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  November 1st, 2013 | Written by


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The Cornhuskers are Upping State Incentives and Exports

Jack Schreiner, president and CEO of Bruckman Rubber Co. in Hastings, Nebraska, always wanted to expand the sales of his company’s industrial rubber products through exporting. “But when you’re a little rubber company out in the middle of Nebraska how do you do that?” he asks.

Exports to China, Japan, the Philippines and Mexico now account for about 16 percent of Bruckman Rubber’s total sales, a figure he sees reaching 30 percent.

How did his “little rubber company” do that? Its international success is rooted in Bruckman’s participation in state-sponsored trade missions to Japan and Taiwan, but a major boost came when he joined 34 other Nebraskan business leaders on a seven-day trade mission to China led by Gov. Dave Heineman in the summer of 2012.

It was the state’s 10th such trade mission since Heineman became governor in 2005, three of which were led by him, including one to China and another to Japan. The destinations of the seven others included Hong Kong, Taiwan, Cuba and, again, China and Japan.

“I don’t think there’s any other way to do it,” Schreiner says of the trade missions. “For a company our size it’s just not practical to do it on your own. You’ve got to have help. You couldn’t just hop on a plane, go to China, get off and start to do business. And with the trade missions led by the governor, that opens a lot of doors.”

China, says Nebraska Department of Economic Development (DED) director Catherine Lang, is a country where the government’s sponsorship of trade missions has an impact, especially with the governor’s leadership.

“You kind of enter China through the government,” she says, “so it’s very helpful to have a government entity supporting businesses getting into China. That’s why we’ve put a lot of our effort into China. We can help open doors and make introductions. In other countries, state involvement is less important.”

Nebraska’s China-bound exports doubled to $488.24 million from 2002 to 2012, says Lang, while total exports reached $7.45 billion. The state’s largest export markets in 2012 were, in order: Canada, Mexico, China, Japan and South Korea. China was in fourth place only a year earlier, according to Lang.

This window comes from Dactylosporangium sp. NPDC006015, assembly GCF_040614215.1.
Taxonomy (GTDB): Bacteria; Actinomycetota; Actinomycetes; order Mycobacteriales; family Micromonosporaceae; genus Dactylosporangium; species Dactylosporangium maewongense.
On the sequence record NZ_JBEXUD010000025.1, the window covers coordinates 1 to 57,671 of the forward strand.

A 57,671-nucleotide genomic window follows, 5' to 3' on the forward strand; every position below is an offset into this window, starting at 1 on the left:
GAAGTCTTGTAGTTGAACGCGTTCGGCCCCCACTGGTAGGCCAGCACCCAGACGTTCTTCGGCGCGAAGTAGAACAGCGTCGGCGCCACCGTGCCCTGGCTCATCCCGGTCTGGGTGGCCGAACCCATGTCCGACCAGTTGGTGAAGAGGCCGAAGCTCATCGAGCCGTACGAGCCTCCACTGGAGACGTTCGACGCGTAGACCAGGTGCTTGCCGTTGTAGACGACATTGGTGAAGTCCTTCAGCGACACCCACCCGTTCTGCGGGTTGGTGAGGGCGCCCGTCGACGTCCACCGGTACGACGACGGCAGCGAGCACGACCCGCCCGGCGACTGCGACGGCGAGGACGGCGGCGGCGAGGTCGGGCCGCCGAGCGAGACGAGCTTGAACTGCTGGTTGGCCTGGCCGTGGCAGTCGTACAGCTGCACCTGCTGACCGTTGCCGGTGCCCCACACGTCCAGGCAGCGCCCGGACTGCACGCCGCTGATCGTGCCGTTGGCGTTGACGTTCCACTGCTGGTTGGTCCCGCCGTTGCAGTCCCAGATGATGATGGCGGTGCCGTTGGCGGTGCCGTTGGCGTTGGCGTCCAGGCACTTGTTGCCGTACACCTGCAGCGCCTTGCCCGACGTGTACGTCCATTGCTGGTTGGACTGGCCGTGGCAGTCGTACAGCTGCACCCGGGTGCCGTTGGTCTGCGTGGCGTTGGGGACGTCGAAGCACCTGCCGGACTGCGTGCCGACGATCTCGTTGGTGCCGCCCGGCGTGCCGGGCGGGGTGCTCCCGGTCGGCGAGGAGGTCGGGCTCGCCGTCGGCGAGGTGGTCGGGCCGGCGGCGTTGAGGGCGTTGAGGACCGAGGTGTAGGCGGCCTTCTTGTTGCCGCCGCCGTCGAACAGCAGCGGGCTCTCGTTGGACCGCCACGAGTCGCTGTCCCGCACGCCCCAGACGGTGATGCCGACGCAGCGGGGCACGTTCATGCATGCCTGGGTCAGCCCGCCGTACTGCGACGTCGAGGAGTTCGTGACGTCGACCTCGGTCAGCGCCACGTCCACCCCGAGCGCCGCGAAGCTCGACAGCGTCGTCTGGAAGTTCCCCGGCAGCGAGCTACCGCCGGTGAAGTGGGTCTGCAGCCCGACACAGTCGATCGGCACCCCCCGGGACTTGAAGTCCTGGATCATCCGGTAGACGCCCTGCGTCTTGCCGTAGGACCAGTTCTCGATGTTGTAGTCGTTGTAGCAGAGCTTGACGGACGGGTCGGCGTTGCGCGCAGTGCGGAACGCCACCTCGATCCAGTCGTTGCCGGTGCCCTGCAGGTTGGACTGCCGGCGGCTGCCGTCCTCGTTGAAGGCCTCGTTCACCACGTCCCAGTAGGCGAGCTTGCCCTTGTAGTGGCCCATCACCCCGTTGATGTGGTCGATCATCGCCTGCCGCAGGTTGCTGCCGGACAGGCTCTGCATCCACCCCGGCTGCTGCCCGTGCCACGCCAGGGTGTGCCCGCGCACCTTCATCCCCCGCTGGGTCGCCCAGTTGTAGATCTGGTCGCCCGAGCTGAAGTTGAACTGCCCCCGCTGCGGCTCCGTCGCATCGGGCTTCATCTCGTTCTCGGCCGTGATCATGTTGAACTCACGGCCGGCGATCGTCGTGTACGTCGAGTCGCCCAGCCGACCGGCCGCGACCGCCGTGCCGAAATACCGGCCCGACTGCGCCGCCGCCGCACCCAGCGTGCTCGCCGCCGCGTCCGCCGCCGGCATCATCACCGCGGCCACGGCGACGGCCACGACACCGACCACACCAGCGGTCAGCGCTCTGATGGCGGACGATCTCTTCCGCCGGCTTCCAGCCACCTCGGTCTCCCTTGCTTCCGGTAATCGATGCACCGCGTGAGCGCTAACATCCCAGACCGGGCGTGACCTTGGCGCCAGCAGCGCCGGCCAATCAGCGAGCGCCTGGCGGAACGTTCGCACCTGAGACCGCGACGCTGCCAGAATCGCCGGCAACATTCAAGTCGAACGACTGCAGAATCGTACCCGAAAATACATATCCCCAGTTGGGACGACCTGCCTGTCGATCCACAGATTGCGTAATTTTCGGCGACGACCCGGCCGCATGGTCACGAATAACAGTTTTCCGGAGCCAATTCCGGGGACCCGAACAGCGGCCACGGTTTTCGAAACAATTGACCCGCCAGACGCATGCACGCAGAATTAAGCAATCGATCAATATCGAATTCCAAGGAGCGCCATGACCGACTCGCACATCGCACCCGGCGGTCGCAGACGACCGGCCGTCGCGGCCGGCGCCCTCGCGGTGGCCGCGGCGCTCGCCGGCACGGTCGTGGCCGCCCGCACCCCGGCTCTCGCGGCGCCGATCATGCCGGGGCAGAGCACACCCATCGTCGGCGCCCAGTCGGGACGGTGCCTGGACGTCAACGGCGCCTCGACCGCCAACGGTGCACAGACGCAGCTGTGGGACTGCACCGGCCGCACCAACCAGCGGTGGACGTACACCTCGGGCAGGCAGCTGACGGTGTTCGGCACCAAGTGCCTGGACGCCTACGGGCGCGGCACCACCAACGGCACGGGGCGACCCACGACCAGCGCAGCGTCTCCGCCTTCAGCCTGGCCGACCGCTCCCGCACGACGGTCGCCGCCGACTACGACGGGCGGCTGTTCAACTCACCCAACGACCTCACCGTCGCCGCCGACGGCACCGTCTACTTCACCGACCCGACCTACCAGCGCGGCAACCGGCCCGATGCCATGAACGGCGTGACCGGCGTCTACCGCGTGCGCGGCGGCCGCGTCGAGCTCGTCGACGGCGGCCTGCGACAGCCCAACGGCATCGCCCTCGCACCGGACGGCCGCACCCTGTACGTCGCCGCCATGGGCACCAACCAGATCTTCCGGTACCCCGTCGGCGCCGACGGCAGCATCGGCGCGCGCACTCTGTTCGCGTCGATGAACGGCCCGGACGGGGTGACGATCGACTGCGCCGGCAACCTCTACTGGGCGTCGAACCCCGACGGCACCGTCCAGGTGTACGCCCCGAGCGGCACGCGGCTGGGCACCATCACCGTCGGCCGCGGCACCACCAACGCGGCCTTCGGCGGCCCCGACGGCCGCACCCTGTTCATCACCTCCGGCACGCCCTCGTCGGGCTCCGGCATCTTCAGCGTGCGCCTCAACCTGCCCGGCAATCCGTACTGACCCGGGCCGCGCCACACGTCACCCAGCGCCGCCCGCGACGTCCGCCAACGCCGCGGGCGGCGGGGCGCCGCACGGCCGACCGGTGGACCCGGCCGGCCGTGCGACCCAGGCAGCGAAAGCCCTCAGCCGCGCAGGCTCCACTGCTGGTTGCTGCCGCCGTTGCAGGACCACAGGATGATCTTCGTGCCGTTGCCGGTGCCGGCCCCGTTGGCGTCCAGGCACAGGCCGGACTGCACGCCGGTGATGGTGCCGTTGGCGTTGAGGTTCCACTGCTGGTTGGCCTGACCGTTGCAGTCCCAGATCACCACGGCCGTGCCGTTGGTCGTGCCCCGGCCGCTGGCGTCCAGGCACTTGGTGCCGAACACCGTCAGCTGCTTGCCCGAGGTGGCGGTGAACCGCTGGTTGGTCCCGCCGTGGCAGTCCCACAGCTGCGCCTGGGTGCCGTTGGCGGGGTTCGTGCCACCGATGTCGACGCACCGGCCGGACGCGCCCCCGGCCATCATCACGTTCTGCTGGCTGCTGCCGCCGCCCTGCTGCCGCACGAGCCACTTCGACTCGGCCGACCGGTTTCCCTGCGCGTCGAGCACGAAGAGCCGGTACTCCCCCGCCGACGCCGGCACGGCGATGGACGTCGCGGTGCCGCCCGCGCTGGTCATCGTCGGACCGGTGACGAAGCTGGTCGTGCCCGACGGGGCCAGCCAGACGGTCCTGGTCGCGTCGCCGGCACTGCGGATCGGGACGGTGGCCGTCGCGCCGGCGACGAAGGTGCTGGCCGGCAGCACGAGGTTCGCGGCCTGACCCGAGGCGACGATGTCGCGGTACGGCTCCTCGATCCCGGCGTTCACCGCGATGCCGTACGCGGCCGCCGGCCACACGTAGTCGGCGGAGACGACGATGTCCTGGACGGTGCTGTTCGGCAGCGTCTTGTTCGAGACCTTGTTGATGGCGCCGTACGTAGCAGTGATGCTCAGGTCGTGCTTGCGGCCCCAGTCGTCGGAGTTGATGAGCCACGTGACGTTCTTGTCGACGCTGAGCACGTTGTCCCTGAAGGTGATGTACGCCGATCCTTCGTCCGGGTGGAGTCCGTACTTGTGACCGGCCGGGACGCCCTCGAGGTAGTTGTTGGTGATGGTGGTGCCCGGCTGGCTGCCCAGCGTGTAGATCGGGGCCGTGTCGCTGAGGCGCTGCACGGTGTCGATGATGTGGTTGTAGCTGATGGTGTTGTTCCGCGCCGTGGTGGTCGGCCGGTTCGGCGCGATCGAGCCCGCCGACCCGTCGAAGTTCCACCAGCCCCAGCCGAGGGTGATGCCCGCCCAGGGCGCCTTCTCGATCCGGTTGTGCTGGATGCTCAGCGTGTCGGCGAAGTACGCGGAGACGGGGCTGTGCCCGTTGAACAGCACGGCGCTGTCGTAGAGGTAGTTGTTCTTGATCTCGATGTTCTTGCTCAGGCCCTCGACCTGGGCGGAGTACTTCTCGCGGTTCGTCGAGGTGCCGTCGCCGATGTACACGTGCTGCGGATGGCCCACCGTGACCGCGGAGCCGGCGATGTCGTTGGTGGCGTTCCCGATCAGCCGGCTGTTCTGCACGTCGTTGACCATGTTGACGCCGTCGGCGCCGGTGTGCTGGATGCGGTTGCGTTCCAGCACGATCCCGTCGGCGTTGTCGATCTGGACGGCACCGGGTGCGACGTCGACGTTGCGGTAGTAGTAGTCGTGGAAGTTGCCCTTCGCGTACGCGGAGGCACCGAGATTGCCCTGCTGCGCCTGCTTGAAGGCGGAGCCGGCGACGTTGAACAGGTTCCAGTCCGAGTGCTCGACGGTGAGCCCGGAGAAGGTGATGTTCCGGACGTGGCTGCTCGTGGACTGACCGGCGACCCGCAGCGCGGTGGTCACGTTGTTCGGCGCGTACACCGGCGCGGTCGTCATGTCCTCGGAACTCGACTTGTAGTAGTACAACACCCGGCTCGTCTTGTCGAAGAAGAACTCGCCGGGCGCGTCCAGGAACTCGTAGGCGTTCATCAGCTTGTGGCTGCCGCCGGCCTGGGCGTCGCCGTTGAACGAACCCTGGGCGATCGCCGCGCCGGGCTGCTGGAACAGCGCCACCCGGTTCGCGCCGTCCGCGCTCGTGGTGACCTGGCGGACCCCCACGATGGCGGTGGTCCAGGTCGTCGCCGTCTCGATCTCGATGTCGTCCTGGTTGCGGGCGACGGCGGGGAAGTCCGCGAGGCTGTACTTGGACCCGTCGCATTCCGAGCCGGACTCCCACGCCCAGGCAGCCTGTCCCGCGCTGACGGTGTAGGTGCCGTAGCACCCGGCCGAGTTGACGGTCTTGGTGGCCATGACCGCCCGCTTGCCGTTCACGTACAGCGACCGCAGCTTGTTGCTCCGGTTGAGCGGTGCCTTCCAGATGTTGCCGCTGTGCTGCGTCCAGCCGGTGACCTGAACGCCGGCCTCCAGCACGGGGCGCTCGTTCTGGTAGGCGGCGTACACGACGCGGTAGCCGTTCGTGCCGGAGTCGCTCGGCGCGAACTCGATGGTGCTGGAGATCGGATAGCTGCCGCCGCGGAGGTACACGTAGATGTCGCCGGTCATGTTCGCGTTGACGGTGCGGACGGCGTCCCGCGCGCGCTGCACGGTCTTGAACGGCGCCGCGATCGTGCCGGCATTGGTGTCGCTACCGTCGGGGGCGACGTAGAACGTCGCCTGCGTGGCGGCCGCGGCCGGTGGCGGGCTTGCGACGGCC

“We have a strong Pacific Rim focus,” she says. “We’ve found that’s really where a lot of our opportunities for non-agricultural products lie.”

MAN ON A TRADE MISSION Jack Shreiner has seen a bounce in his rubber company’s exports thanks to state-led trade missions to various countries.
MAN ON A TRADE MISSION Jack Shreiner has seen a bounce in his rubber company’s exports thanks to state-led trade missions to various countries.

With financial assistance from a grant offered through the STEP program, Schreiner returned to China on his own in the spring of 2013 and worked with people from the Nebraska Center China in Shanghai who lined up business meetings, made hotel reservations and, best of all, “helped interpret stuff,” as Schreiner says. The Shanghai office, opened in March of this year, is a center similar to one Nebraska opened in Tokyo in November 2006.

Nebraska’s DED also sponsored reverse trade missions in 2008 and 2011, welcoming government leaders from 25 countries in an effort to attract foreign investment to Nebraska, says Lang. The resoundingly successful events enticed 35 companies—10 from Japan, seven from China and 18 from 10 other countries—to invest in the Cornhusker State.

Craig Stoffel, vice president of Omaha-based Werner Global Logistics, says these Chinese entries into Nebraska include two Chinese companies that purchased existing businesses—one on the verge of collapse—and two other companies that established operations for the export of meat and other farm products. Stoffel is proud to report Werner now handles some of the new shipping.

“These are examples of companies that [were] introduced to Nebraska on a trade mission or a reverse trade mission, liked what they saw and the state got aggressive attracting them here,” says Stoffel, whose company co-hosts the state’s trade offices in Shanghai and Tokyo.

“Our business in Nebraska is growing [nearly] double digits every year,” he says. “Most of that growth is the small and medium-size businesses that are finding new markets overseas and don’t know how to get their product shipped over there.”

Many of Nebraska’s exports are agricultural, but there are also products developed to support these businesses—either biomedical or equipment such as irrigation systems.

“You have a lot that is tied to the ag sector,” says Richard Baier, executive vice president, Nebraska Chamber of Commerce, “but it’s spilled over into a lot of other products.”

“Because the [irrigation system] business started in Nebraska and the four key players are here, [the state] has been a hub of activity for international growth,” says David B. Downing, president of international operations at Omaha-based Lindsay Corp. The company has a manufacturing plant in China but still exports from Nebraska to Canada, South America, the Middle East, Australia and New Zealand.